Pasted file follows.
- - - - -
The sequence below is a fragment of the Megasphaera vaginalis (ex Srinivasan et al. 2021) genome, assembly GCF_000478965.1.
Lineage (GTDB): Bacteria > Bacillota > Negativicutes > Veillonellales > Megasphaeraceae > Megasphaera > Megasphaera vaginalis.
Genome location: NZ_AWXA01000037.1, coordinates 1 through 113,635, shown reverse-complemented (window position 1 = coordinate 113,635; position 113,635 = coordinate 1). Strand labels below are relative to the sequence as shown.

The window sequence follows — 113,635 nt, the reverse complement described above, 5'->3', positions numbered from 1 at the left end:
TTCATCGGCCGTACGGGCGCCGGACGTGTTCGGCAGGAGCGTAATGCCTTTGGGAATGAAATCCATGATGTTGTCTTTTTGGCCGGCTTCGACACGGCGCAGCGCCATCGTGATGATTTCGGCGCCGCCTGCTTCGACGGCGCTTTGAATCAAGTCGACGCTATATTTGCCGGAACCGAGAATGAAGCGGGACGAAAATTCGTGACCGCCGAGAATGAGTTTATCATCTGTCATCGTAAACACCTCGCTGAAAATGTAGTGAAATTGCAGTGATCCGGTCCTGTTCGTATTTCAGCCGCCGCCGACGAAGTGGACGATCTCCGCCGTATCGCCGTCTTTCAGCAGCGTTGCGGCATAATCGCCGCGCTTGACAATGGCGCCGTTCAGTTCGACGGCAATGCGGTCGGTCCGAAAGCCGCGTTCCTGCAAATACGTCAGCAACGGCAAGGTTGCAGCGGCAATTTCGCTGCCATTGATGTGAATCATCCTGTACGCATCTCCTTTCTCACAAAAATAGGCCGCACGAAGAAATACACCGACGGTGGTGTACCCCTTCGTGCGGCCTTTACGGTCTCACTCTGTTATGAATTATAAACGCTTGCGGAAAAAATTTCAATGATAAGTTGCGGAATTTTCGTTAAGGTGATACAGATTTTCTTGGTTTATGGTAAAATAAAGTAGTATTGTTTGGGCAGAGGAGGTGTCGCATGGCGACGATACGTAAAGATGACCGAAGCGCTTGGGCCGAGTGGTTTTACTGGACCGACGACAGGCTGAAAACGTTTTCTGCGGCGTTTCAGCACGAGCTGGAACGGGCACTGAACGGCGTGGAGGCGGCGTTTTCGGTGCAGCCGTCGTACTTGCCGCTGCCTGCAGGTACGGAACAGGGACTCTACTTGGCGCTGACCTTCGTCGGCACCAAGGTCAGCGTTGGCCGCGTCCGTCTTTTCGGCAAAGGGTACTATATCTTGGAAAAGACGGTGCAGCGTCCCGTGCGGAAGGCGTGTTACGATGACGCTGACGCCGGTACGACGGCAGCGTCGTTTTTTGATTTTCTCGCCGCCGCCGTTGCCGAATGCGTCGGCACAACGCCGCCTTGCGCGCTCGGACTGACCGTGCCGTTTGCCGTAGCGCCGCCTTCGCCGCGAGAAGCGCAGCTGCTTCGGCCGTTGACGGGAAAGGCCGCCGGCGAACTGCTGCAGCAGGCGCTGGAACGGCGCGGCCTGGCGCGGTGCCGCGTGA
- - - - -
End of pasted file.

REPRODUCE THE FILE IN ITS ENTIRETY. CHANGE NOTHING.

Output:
The sequence below is a fragment of the Megasphaera vaginalis (ex Srinivasan et al. 2021) genome, assembly GCF_000478965.1.
Lineage (GTDB): Bacteria > Bacillota > Negativicutes > Veillonellales > Megasphaeraceae > Megasphaera > Megasphaera vaginalis.
Genome location: NZ_AWXA01000037.1, coordinates 1 through 113,635, shown reverse-complemented (window position 1 = coordinate 113,635; position 113,635 = coordinate 1). Strand labels below are relative to the sequence as shown.

The window sequence follows — 113,635 nt, the reverse complement described above, 5'->3', positions numbered from 1 at the left end:
TTCATCGGCCGTACGGGCGCCGGACGTGTTCGGCAGGAGCGTAATGCCTTTGGGAATGAAATCCATGATGTTGTCTTTTTGGCCGGCTTCGACACGGCGCAGCGCCATCGTGATGATTTCGGCGCCGCCTGCTTCGACGGCGCTTTGAATCAAGTCGACGCTATATTTGCCGGAACCGAGAATGAAGCGGGACGAAAATTCGTGACCGCCGAGAATGAGTTTATCATCTGTCATCGTAAACACCTCGCTGAAAATGTAGTGAAATTGCAGTGATCCGGTCCTGTTCGTATTTCAGCCGCCGCCGACGAAGTGGACGATCTCCGCCGTATCGCCGTCTTTCAGCAGCGTTGCGGCATAATCGCCGCGCTTGACAATGGCGCCGTTCAGTTCGACGGCAATGCGGTCGGTCCGAAAGCCGCGTTCCTGCAAATACGTCAGCAACGGCAAGGTTGCAGCGGCAATTTCGCTGCCATTGATGTGAATCATCCTGTACGCATCTCCTTTCTCACAAAAATAGGCCGCACGAAGAAATACACCGACGGTGGTGTACCCCTTCGTGCGGCCTTTACGGTCTCACTCTGTTATGAATTATAAACGCTTGCGGAAAAAATTTCAATGATAAGTTGCGGAATTTTCGTTAAGGTGATACAGATTTTCTTGGTTTATGGTAAAATAAAGTAGTATTGTTTGGGCAGAGGAGGTGTCGCATGGCGACGATACGTAAAGATGACCGAAGCGCTTGGGCCGAGTGGTTTTACTGGACCGACGACAGGCTGAAAACGTTTTCTGCGGCGTTTCAGCACGAGCTGGAACGGGCACTGAACGGCGTGGAGGCGGCGTTTTCGGTGCAGCCGTCGTACTTGCCGCTGCCTGCAGGTACGGAACAGGGACTCTACTTGGCGCTGACCTTCGTCGGCACCAAGGTCAGCGTTGGCCGCGTCCGTCTTTTCGGCAAAGGGTACTATATCTTGGAAAAGACGGTGCAGCGTCCCGTGCGGAAGGCGTGTTACGATGACGCTGACGCCGGTACGACGGCAGCGTCGTTTTTTGATTTTCTCGCCGCCGCCGTTGCCGAATGCGTCGGCACAACGCCGCCTTGCGCGCTCGGACTGACCGTGCCGTTTGCCGTAGCGCCGCCTTCGCCGCGAGAAGCGCAGCTGCTTCGGCCGTTGACGGGAAAGGCCGCCGGCGAACTGCTGCAGCAGGCGCTGGAACGGCGCGGCCTGGCGCGGTGCCGCGTGA